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How to Make a Fast Pinewood Derby Car

SAFETY FIRST: Ask an adult to help with tools you haven't used before.


Packs around the country are preparing to hold their annual pinewood derby. There are many ways to make your pinewood derby car go faster. Here are some of them.

General Guidelines for Pinewood Derby Car Design

The possibilities are endless when it comes to picking a shape for your pinewood derby car. Before you begin, consider the following general guidelines:

Avoid designs with a pointed nose. A pointed nose will make it difficult for your pinewood derby car to rest on the pin at the starting gate. It may also cause your pinewood derby car to get bumped around when the pin drops, and it can create problems for electronic timing systems.

Leave enough wood in the rear of the pinewood derby car so you can place additional weight there. You will end up putting most of the weight in the rear of the pinewood derby car.

Make the maximum weight. Your car should weigh as much as it’s allowed. In most races, that’s 5 ounces. If your car weighs less than that, add coins or other weights.

Be sure that it is very clear which end of your pinewood derby car is the front and which end is the back. In many races, the race officials —- not you -— will actually place each pinewood derby car on the track. Sometimes the officials put the pinewood derby car on the track backward because they can’t tell which end is which.

Choose a design that allows the air to move over and around the pinewood derby car body in a smooth manner. Pinewood derby cars with aerodynamic profiles go faster.


Designing and Building the Ultimate Pinewood Derby Car

You don’t have to strive for the “ultimate pinewood derby car” to build a fast car and have fun competing in your pinewood derby. But if you and a helpful adult are willing to put in the extra time and effort, these tips are for you.

1. Bake the Block: Start with your block of wood, and before you do anything else, bake it in the oven at 250 degrees for around two hours to remove moisture and make it lighter. This will allow you to add weight to the rear of the car where you actually want it.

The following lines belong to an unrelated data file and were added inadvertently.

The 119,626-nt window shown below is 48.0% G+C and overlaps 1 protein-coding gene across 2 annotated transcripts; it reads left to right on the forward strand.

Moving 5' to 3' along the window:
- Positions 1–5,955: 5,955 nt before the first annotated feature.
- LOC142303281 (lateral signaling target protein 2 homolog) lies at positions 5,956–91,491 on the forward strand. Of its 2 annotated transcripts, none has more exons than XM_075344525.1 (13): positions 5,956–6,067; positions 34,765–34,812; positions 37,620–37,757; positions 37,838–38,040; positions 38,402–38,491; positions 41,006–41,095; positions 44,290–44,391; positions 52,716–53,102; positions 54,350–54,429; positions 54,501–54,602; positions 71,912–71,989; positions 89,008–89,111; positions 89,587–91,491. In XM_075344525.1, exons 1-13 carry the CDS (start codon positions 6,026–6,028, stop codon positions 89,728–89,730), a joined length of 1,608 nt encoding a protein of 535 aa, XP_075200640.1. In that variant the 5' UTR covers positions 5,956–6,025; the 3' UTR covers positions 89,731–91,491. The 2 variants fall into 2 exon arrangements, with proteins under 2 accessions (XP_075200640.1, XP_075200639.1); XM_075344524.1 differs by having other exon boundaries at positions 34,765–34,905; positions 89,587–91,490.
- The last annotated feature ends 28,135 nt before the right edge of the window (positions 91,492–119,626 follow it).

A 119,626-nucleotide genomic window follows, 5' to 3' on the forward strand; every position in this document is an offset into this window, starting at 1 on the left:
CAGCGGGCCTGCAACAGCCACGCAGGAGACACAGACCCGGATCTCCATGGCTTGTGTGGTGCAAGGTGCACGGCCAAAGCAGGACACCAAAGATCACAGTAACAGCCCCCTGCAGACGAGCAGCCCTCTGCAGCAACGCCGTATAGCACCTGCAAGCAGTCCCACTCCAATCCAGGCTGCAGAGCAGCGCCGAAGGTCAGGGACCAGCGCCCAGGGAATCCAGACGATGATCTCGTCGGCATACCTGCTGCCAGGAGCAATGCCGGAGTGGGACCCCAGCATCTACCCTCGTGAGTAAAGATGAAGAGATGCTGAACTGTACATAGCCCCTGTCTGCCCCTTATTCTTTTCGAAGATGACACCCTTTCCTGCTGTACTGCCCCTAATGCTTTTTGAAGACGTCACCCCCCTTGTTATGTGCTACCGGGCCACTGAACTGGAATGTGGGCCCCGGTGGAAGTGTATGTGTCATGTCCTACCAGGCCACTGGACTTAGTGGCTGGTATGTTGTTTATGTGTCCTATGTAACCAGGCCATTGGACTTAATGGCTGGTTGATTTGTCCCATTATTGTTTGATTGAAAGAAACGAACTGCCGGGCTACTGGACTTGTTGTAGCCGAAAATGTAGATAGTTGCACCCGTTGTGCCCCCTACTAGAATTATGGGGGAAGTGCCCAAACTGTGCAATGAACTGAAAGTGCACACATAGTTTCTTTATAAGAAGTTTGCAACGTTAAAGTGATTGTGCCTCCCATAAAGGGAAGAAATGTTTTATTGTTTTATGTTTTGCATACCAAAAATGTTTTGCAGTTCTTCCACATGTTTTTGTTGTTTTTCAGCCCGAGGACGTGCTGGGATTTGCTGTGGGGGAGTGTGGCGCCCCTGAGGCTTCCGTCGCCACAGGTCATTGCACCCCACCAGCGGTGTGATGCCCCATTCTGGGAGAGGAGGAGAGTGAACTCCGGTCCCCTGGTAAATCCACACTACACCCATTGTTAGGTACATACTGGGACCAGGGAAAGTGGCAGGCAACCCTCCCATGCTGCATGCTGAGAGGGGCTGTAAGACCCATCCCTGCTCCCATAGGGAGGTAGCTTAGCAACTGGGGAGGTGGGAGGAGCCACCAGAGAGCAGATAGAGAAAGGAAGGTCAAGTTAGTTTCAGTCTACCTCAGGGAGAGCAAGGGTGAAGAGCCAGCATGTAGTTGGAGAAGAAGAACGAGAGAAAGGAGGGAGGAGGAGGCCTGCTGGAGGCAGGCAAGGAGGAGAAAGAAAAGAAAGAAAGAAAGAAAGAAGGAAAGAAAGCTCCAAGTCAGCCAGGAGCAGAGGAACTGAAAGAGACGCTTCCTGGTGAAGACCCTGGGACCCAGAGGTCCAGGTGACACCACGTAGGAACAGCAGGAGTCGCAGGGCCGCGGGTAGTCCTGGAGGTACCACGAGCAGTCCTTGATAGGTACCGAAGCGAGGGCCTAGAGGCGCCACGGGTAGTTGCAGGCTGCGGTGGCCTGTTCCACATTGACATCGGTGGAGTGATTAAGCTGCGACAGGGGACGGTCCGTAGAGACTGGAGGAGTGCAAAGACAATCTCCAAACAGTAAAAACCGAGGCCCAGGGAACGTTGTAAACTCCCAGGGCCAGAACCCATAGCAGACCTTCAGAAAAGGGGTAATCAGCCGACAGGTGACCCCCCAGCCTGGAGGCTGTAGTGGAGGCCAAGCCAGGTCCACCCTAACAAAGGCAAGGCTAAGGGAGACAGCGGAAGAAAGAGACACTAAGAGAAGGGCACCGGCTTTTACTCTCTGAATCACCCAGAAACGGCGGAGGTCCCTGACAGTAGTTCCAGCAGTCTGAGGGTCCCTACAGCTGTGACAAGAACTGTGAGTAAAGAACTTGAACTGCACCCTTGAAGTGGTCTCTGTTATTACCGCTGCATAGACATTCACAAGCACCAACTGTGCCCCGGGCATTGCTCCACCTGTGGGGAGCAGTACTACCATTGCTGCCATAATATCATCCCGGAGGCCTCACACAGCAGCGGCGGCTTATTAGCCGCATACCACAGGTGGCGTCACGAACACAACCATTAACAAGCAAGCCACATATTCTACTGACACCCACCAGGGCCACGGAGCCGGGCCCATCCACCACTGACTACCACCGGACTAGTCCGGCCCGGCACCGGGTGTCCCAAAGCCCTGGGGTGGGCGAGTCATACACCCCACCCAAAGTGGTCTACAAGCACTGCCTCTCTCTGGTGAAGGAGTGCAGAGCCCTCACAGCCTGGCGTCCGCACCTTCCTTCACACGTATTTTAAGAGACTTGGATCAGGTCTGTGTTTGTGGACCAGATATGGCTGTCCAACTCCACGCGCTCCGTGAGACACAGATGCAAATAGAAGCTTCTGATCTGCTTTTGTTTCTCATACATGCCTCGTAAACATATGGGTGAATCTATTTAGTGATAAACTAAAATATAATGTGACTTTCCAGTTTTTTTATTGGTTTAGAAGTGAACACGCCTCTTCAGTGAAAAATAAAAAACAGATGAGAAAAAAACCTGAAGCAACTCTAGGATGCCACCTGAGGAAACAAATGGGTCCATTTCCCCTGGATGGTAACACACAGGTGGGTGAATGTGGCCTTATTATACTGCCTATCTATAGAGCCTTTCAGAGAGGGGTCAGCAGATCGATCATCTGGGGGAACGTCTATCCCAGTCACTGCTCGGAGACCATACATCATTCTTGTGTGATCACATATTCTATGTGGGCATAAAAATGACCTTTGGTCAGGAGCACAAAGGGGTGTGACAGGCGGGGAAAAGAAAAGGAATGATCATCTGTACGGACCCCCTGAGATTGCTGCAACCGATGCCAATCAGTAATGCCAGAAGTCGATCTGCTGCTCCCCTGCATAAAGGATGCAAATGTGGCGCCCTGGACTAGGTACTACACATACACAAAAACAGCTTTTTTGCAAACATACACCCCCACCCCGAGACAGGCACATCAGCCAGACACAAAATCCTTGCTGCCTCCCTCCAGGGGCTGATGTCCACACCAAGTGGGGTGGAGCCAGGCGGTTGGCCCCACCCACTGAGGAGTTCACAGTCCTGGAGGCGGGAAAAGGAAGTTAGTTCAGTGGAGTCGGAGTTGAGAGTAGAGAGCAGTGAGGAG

2. Create the Design: Draw the outline of your pinewood derby car on a sheet of paper, cut it out and attach it to your block of wood.

Remember, a rectangular car is not an aerodynamic design. The most basic aerodynamic design is a simple wedge. If you don’t have time to design a complex car, a wedge will work just fine.

Click here to download a Pinewood Derby car template PDF to help you create your design.

3. Rough Cut the Design: Use a coping saw to cut out the rough shape of your car. You can also ask a responsible adult to make these cuts using a power tool.

4. Shape Your Car: Use sand paper to smooth your car’s edges and shape it to your design. An adult can also use a rotary tool or other tool to help you.

5. Sand and Paint the Pinewood Derby Car: Make it smooth to reduce friction and paint an awesome design to make it look great.

Click here for tips on painting your Pinewood Derby car to give it a shiny finish.

6. Install Axles and Wheels: Make sure they are aligned perfectly straight. You can test the alignment of your axles by pushing your car across a smooth floor or table. It should roll smoothly in a straight line.

— Make a Three-Wheeler: Raise one wheel about 1/16 inch higher so it never actually touches the track. Less friction = more speed. Rules vary from pack to pack, so make sure this is allowed in your race.

— Extend the Wheelbase: The front and rear wheels should be as far apart as possible. Again, make sure this is allowed in your race.

Click here to learn about polishing axles and wheels to reduce friction.

7. Create Glue Holes: Glue the axles firmly in their holes to ensure that they stay perfectly placed, but make sure you don’t get glue on your wheels.

8. Add Weight: Remember to make your car as heavy as the rules allow. In general, it’s best to add weight to the rear of your pinewood derby car because a heavier rear increases speed.

Click here for scientific speed tips from a former NASA engineer

9. Lubricate the Wheel Well: Add graphite or another dry lubricant to reduce friction. The less friction between the body and wheel, the better.